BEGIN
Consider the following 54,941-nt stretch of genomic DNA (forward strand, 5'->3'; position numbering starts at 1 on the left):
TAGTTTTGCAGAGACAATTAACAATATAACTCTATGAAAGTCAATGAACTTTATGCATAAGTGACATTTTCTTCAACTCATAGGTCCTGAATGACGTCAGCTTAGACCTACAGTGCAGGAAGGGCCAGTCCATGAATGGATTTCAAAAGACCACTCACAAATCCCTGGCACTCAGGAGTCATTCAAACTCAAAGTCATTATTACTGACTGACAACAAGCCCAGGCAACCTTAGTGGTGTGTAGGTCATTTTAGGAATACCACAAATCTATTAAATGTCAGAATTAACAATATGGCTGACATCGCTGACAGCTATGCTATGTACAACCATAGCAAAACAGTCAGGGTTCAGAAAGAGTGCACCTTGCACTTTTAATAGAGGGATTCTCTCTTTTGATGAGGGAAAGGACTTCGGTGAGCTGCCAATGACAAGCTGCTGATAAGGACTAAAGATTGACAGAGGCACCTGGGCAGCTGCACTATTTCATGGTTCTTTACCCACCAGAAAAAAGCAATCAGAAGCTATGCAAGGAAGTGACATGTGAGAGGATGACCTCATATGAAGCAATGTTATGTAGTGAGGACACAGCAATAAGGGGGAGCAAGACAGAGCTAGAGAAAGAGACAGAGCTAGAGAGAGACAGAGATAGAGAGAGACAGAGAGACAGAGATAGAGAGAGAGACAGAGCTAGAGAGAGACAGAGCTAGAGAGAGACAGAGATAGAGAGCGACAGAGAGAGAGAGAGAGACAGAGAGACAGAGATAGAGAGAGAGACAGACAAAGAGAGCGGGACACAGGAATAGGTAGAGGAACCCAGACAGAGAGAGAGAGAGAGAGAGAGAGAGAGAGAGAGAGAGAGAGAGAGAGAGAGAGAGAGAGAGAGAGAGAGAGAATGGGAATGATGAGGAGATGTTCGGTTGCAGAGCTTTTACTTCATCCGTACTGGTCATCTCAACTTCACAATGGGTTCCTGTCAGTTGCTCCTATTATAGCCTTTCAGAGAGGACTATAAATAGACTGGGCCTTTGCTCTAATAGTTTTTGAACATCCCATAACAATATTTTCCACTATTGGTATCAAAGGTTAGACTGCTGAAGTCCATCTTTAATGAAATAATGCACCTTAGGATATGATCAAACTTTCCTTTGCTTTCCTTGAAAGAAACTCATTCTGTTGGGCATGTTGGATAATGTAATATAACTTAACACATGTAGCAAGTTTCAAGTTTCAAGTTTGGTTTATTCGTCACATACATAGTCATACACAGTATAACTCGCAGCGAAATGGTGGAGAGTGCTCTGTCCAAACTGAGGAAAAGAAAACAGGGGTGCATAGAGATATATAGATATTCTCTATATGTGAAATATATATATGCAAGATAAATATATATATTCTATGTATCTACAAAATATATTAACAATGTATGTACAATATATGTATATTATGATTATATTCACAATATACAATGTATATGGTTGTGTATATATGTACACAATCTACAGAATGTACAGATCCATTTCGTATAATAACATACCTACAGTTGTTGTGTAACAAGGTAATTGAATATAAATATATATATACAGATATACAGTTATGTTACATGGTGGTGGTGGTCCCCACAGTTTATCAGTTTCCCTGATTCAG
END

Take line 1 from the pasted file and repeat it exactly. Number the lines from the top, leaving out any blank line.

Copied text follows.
Consider the following 54,941-nt stretch of genomic DNA (forward strand, 5'->3'; position numbering starts at 1 on the left):